Back-Office Blues Hit India as Service Exports Start to Slow

Images From An Inside Infosys Campus As Returning Chairman Murthy Revives Growths

Workers push a cart laden with goods at the Infosys campus in Bangalore, India.

Photographer: Vivek Prakash/Bloomberg
  • Weak global demand, maturing industry lead to slower growth
  • Current-account deficit could widen without services buffer

India’s position as the world’s back office may be slipping away.

For years, India’s services exports had grown fast enough to help bridge its merchandise trade deficit. That expansion came to a halt last year as weak global demand and increased competition made it harder for Indian companies to win new markets, leaving the country more vulnerable to oil price swings or jumps in imports.

“If commodity prices remain stable or harden a little bit, then your trade deficit will rise," Dhananjay Sinha, an economist at Emkay Global Financial Services Ltd. in Mumbai, said by phone. "If there is not enough support from the services exports, your current account deficit would actually widen pretty quickly.”

The 12 percent decline in services exports in January, the third monthly drop, is “a matter of concern,” Sinha wrote to investors. The decrease also shows the importance of Prime Minister Narendra Modi’s plan to boost manufacturing and help create jobs for a burgeoning workforce.

India’s development model differs from emerging-market peers that saw high growth due to export-led manufacturing. The services industry, less constrained by the red tape and poor infrastructure that deterred companies from setting up factories, took off thanks to a large English-speaking population and lower labor costs.

Services exports accounted for 32 percent of India’s total exports in 2013, compared with 8 percent in China, according to a 2015 paper published by the International Monetary Fund. Services exports that include computer services, business support and tourism are slowing as global growth stutters and countries such as the Philippines catch up.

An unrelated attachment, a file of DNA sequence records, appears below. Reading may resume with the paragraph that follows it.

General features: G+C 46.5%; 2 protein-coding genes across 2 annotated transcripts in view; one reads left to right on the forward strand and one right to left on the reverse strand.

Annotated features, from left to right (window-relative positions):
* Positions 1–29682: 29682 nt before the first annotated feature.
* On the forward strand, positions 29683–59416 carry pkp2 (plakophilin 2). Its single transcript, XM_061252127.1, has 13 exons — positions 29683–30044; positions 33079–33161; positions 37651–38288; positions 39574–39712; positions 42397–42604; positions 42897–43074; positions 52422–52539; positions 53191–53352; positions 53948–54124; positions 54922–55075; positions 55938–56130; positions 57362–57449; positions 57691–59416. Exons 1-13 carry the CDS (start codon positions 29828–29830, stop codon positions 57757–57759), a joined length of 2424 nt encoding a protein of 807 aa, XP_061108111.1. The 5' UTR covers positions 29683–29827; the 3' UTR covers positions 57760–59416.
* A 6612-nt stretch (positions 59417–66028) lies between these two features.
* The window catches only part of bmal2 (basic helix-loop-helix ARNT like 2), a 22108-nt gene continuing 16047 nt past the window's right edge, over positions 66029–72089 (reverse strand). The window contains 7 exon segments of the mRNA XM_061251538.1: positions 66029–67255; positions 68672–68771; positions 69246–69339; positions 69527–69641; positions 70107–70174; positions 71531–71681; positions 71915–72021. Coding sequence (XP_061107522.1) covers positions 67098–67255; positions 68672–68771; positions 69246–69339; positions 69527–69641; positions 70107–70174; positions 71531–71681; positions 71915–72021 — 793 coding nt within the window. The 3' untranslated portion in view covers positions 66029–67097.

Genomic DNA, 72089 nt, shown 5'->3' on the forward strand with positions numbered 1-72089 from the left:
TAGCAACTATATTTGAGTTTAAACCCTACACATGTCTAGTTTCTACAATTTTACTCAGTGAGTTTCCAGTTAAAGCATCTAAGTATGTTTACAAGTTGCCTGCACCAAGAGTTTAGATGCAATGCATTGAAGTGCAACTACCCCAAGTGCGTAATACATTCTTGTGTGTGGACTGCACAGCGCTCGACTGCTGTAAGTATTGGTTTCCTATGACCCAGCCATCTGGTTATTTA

“You have the industry itself maturing, the demand pool is now growing at a much slower pace, plus you have increased competition,” said Sonal Varma, an economist at Nomura Holdings Inc. in Mumbai. “Right now I feel it’s largely the demand weakness that’s showing up in weaker growth.”

Operating margins at companies in the S&P BSE Information Technology index were squeezed in October-December to the smallest since 2011, even as a weaker rupee boosted local-currency revenue of industry leaders Infosys Ltd. and Tata Consultancy Services Ltd.

Industry group National Association of Software and Service Companies forecasts export growth of as much as 12 percent in the fiscal year starting April 1. Eight years ago, its forecast was for an expansion of more than 30 percent. India’s services exports grew 0.2 percent in 2015, slowing from 5 percent in 2014 and 8.2 percent in 2013.

To strengthen its edge, India needs to explore new, high-value areas for services exports, such as research and development, according to the IMF study, which also recommends increasing the value and quality of manufacturing exports.

Indian central bank Deputy Governor H.R. Khan echoed the recommendations this month. Exports need to be revived if the current-account deficit is to be sustainably contained once oil prices rebound, he said. The shortfall will probably shrink to $3 billion in October-December from $8.2 billion the previous quarter, according to the median of 15 estimates in a Bloomberg survey of economists.

“Even though Indian service exports are sophisticated, India can benefit from
overall diversification and uniqueness of service activities,” IMF economists wrote.

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